• But T-cells and memory B-cells are still there. When an antigen from a previous infection is presented to the relevant memory B-cells, they trigger production of antibodies which then stop the infection. That way you can be technically infected for a couple days while that happens, but be asymptomatic or mildly symptomatic, and quickly clear the infection.

So it might be that we're just seeing antibodies fade, but which rapidly come back upon re-challenge with the virus.

On the (unnamed) fourth hand: I looked at a recent study by Townsend et al. at the Yale School of Public Health that analyzed 6 coronaviruses known to infect humans and related to SARS-CoV2, predicting that there's a 50% chance of reinfection at 18 months. So maybe periodic boosters will be required because of waning immunity?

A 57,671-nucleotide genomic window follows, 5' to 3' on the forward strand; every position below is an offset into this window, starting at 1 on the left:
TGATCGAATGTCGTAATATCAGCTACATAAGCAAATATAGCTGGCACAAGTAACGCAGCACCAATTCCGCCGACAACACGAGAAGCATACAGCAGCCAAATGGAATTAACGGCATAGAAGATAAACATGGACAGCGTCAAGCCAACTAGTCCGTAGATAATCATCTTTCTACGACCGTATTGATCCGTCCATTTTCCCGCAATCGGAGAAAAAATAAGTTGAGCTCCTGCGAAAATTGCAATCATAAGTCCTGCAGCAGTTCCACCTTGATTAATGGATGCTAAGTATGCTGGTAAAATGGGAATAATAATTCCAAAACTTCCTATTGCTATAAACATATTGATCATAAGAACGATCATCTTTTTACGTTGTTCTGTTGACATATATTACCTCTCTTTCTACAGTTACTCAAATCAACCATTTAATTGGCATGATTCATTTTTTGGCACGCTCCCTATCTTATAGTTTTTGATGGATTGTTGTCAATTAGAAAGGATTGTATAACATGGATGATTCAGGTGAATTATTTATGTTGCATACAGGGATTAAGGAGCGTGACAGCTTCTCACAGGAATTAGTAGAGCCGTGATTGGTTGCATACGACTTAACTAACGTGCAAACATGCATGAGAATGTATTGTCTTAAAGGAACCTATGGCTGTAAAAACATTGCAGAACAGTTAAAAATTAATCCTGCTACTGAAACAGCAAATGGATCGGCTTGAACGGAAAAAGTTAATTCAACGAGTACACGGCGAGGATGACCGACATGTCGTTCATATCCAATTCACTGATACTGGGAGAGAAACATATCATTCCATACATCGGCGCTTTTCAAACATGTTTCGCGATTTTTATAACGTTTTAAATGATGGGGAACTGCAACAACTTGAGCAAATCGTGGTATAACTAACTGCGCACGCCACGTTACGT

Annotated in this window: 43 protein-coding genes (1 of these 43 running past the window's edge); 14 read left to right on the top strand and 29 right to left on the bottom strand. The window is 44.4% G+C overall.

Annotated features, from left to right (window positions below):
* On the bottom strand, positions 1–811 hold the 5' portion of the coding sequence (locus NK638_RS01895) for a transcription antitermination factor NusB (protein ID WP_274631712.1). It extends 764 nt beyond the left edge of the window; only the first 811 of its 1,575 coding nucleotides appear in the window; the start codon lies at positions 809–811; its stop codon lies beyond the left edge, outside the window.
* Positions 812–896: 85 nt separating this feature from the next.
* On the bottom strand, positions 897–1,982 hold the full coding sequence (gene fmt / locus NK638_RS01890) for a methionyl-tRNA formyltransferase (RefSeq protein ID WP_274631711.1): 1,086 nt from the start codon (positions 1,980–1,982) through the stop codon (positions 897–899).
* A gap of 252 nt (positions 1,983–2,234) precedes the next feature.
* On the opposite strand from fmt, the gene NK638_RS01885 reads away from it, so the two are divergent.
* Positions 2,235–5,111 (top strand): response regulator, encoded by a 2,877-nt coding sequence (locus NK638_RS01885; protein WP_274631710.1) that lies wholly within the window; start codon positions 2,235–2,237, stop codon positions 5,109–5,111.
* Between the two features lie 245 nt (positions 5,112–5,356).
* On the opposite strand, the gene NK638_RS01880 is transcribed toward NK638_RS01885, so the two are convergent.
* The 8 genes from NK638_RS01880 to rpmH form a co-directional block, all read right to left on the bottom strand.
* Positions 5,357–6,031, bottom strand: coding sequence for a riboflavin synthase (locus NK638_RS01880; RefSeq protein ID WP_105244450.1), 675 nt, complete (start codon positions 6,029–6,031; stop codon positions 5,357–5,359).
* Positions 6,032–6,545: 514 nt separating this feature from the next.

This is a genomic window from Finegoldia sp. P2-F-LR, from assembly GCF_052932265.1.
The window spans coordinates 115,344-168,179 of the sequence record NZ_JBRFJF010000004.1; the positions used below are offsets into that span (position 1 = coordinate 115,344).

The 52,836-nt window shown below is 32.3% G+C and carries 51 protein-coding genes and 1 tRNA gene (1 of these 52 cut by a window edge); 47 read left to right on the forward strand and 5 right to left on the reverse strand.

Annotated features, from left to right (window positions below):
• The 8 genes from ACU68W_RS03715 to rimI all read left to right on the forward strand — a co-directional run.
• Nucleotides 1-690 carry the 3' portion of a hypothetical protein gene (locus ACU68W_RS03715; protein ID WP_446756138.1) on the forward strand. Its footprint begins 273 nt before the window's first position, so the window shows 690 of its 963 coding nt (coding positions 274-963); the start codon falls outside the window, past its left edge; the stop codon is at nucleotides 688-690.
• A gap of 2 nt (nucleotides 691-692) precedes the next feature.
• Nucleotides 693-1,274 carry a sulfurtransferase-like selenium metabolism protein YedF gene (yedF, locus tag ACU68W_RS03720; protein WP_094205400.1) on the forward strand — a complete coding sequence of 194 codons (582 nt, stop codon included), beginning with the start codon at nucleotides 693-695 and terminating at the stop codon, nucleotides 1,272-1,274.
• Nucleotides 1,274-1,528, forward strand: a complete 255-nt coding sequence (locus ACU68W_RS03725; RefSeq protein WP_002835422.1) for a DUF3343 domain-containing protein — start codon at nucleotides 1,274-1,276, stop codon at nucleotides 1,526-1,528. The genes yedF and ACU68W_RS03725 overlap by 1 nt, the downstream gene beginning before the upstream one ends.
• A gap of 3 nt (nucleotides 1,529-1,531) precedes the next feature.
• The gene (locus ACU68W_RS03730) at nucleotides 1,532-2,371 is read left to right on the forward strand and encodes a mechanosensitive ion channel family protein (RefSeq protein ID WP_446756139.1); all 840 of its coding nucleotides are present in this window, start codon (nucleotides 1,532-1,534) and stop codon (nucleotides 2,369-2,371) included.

JP Townsend et al., "The durability of immunity against reinfection by SARS-CoV-2: a comparative evolutionary study", The Lancet Microbe, 2021-Oct-01. DOI: 10.1016/S2666-5247(21)00219-6.

So... "I notice that I am confused." But since all this is happening frighteningly quickly and we're just learning how it all works, confusion is the normal state of affairs at the leading edge of science. Thus my confusion might be normal.

Or maybe I'm just plain old confused and need somebody to straighten me out. That's also regrettably normal, at least for me.

Until then, it seems that 2 things are worth remembering: